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    Regency Mahogany Cellarette, ca. 1815

    Appraised Value:

    $3,000 - $5,000 (2012)

    Appraised on: August 4, 2012

    Appraised in: Corpus Christi, Texas

    Appraised by: John Nye

    Category: Furniture

    Episode Info: Corpus Christi (#1702)

    Originally Aired: January 14, 2013

    slideshow IMAGE: 1 of 3 Next 

    More Like This:

    Form: Cellarette
    Material: Wood, Mahogany
    Period / Style: 19th Century
    Value Range: $3,000 - $5,000 (2012)

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    Appraisal Video: (2:49)


    Appraised By:

    John Nye

    Nye And Company

    Appraisal Transcript:
    GUEST: Going to storage unit auctions, and it happened to be in one of the units I bought.

    APPRAISER: Did you buy this out of the unit, or did you have to buy the whole unit?

    GUEST: I bought the whole unit. There was odds-and-ends stuff in there, and this was hidden in the back.

    APPRAISER: What did you pay for the unit?

    GUEST: $60.

    APPRAISER: For the whole thing?

    GUEST: For everything that was in the unit.

    APPRAISER: And I understand you've sold everything except this?

    GUEST: That's correct.

    APPRAISER: Why did you hang onto this piece?

    GUEST: Because it intrigues me. I want to find out who made it, how old it is, and what it is exactly.

    APPRAISER: It is old. It was made in England, possibly in Scotland, based on the rope spiral carving here. It could be a Scottish influence, but it's definitely made in Great Britain. And it's constructed of highly figured, good quality mahogany. It was probably made around 1810 to 1820. So it's got considerable age, going on 200 years. And considering how old it is and the circumstances under which you got it, it's in remarkably good condition. Now the form is called a "cellarette," as in miniature cellar. The reason that they called it a cellarette is because it was a place to store or keep liquor or wine. This piece of furniture was always in a dining room. Sometimes it was made to accompany a sideboard. And because it was unprotected or on its own in the dining room, a lot of times people could help themselves to the liquor, they put a lock on it. Now, this piece is monumental. It's a large cellarette. So originally, it was fitted with casters. If you were to look under the paw feet, you'll find that there's actually a cup underneath, and the caster fit in there so you could roll it through the room easily. It also had a different set of hinges. But it has really wonderful construction techniques with these butterflies that are inset into the top to keep the radius from cracking or to hold it stable. You'll see there's a dado here in the side. There's also a dado on your side. And that would have been for a tray of some sort that might have only been a third to a half the depth of the case so that it could be slid back and forth as you're pulling out the bottles. And then there was a multiply divided interior that held a shelf above smaller compartments. So the piece, despite missing a handle, missing its casters, missing part of the interior, is in really good condition.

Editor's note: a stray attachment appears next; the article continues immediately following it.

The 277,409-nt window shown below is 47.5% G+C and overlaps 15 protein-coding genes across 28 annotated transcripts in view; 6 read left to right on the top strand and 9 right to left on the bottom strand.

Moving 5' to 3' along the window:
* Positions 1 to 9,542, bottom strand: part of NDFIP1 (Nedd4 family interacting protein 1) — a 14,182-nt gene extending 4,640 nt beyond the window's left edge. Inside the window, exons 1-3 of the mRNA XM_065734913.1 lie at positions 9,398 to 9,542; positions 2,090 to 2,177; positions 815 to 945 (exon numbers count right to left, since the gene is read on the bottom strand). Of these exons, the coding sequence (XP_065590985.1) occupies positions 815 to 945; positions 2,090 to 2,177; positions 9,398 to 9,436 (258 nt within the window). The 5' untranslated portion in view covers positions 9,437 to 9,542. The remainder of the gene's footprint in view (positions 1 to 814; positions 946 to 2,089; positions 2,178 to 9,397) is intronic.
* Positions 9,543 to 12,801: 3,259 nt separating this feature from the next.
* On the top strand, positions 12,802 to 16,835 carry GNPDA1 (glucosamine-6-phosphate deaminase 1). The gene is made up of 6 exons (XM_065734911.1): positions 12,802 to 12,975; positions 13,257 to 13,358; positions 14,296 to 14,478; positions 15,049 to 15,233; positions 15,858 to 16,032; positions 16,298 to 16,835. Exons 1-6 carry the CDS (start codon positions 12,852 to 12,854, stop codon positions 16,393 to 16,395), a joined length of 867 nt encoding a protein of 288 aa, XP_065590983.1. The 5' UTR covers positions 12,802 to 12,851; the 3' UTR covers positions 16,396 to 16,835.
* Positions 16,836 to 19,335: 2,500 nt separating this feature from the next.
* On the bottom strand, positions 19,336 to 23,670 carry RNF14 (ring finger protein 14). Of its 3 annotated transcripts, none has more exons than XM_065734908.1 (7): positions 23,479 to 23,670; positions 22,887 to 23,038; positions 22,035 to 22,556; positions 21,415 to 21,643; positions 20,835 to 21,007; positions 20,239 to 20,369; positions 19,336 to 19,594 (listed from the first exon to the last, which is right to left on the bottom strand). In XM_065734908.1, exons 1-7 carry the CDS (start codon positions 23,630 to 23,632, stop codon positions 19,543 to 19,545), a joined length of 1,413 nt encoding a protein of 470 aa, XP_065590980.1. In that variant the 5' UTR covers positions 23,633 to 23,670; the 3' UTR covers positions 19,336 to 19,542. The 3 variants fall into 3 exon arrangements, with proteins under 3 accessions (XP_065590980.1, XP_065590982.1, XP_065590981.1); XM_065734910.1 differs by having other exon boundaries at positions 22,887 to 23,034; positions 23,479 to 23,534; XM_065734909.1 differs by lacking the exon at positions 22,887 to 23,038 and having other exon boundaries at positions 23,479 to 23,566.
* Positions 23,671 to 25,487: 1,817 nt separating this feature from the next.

GUEST: That's unbelievable.

    APPRAISER: It's unbelievable. It's got an old surface that hasn't been overly restored. And I would think in today's marketplace, a cellarette like this, of English manufacture, is probably $3,000 to $5,000.

    GUEST: Really?

    APPRAISER: So you made a pretty nice return on your $60 investment, didn’t you?

    GUEST: Thank you. That works. That's the first time I've ever been on TV.

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